Jonathon VanDam goes lipless for late fall smallies

The young Elite pro says you can't get too shallow or fish too fast, even when it's cold

Jonathon VanDam
B.A.S.S.
Jonathon VanDam says late fall smallmouths are shallower than you think.

About the author

Ken Duke

Ken Duke

Ken Duke is the Managing Editor of Fishing Tackle Retailer and the author of two books on bass fishing. Follow him on Twitter @thinkbass.

It gets cold early in Michigan, where Jonathon VanDam lives, but that doesn't stop the young Elite Series pro from catching smallmouth bass in the late fall. With a Strike King Red Eye Shad and the right conditions, he knows he can load the boat on natural lakes like Lake Erie.

Season

Late fall

Water Conditions

Water temperature: 45-55 degrees

Water color: Clear

Wind/current: Anything that breaks up the surface and reduces visibility will help.

Structure/Cover

Structure: Shallow flats

Cover: Rocks — anything from boulders to gravel, though JVD likes for there to be some bigger rocks mixed in.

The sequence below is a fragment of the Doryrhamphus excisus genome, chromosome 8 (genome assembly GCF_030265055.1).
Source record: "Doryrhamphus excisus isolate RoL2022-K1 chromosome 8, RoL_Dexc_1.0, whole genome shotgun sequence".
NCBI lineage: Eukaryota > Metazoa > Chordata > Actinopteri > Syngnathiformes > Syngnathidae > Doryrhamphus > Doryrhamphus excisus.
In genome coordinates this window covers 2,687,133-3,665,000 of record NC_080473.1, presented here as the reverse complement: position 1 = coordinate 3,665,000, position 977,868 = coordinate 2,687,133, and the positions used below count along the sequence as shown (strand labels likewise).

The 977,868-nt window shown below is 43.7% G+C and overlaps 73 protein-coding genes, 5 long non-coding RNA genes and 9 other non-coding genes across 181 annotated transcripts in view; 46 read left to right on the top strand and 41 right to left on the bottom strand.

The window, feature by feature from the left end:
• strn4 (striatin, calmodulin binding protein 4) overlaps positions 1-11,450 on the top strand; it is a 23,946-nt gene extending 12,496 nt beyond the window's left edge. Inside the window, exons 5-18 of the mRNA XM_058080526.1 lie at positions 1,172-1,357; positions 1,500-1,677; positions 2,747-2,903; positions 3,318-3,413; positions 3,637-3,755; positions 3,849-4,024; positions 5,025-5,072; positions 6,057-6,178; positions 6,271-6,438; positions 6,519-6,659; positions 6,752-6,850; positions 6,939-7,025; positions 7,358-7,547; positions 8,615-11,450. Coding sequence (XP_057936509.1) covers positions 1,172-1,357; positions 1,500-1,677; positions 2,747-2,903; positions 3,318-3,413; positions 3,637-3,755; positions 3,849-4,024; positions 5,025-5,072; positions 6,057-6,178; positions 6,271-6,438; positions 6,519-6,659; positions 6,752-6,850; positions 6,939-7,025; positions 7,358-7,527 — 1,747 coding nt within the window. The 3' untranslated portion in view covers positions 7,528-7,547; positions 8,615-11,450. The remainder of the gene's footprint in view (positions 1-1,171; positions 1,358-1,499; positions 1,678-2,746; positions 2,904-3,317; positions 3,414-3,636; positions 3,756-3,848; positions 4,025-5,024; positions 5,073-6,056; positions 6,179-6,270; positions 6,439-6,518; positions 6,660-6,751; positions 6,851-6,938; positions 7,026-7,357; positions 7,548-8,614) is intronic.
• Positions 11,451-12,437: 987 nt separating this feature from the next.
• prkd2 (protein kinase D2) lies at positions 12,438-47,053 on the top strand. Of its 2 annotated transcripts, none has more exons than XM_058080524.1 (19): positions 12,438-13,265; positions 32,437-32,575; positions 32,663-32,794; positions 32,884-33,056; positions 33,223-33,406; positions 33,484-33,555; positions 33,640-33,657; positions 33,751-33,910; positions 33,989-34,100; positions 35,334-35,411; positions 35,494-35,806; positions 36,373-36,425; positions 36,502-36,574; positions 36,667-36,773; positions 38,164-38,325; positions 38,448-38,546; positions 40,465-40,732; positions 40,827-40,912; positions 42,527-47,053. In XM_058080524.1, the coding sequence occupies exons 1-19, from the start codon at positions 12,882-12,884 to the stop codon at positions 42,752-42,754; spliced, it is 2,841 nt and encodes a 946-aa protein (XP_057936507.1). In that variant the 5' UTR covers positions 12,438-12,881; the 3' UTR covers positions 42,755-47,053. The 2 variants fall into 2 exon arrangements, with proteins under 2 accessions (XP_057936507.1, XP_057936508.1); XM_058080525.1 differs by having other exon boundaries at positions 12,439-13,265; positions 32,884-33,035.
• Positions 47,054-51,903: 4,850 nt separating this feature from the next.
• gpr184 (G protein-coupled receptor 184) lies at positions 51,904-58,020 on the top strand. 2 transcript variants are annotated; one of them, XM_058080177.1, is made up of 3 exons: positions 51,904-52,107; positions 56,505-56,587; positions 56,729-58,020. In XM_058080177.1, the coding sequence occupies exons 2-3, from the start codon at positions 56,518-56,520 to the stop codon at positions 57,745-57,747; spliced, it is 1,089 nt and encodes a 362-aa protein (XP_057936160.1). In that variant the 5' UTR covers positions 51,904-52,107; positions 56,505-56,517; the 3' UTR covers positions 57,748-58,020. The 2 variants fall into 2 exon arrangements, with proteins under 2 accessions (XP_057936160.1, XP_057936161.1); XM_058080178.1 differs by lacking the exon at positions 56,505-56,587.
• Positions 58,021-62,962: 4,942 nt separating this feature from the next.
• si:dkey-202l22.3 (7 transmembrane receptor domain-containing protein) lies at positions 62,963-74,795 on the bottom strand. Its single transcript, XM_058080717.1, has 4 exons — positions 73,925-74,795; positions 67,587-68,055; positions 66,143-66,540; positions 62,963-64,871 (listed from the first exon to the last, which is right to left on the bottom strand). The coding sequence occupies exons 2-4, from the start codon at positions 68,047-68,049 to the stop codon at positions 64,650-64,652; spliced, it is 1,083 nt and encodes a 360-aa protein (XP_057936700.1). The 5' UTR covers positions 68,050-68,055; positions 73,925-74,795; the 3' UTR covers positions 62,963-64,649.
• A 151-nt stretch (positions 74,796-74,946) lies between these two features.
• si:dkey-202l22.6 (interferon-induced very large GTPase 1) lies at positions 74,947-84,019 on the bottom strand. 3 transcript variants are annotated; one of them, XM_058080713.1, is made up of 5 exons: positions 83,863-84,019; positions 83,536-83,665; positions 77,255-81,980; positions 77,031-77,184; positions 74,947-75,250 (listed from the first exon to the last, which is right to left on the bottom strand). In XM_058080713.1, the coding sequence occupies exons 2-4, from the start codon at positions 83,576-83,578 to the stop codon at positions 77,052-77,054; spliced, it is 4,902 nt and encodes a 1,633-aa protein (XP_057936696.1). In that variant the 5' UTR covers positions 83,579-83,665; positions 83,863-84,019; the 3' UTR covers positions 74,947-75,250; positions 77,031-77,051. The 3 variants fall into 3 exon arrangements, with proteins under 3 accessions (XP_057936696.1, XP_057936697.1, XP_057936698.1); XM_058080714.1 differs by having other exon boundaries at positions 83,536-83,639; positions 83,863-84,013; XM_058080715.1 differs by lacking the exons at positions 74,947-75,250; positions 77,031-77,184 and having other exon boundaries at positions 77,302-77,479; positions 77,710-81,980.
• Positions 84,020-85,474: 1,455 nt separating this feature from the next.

Depth: 1-5 feet

Tackle

Lure/Color: 1/2-ounce Strike King Red Eye Shad in Sexy Shad or Chartreuse Belly Craw

Rod: Shimano Crucial 7-foot, 2-inch medium-heavy action casting rod

Reel: Shimano Curado 200E7 with 7:1 gear ratio

Line: 12-pound-test fluorocarbon

Presentation

Cast/Flip/Pitch: Long casts that cover lots of water.

Retrieve: JVD likes to let the bait sink a few seconds in the shallow water before he starts a fast retrieve, burning it for several turns of the reel handle and then stopping it again to allow it to flutter down. The Red Eye Shad shimmies as it falls, and that often triggers a strike. If he hits a rock or boulder with his bait, he'll pull it over the top before stopping it and letting it fall on the near side. He also snaps his rod back frequently during the retrieve to generate reaction strikes. Ultimately, he experiments until the brown bass tell him what they want that day, but making the lure deflect and ricochet off cover is important.

Key to Success

"At this time of the year," VanDam says, "people just don't look shallow enough. You can really go super shallow with this pattern, even when it's cold. There are some big ones living up there."

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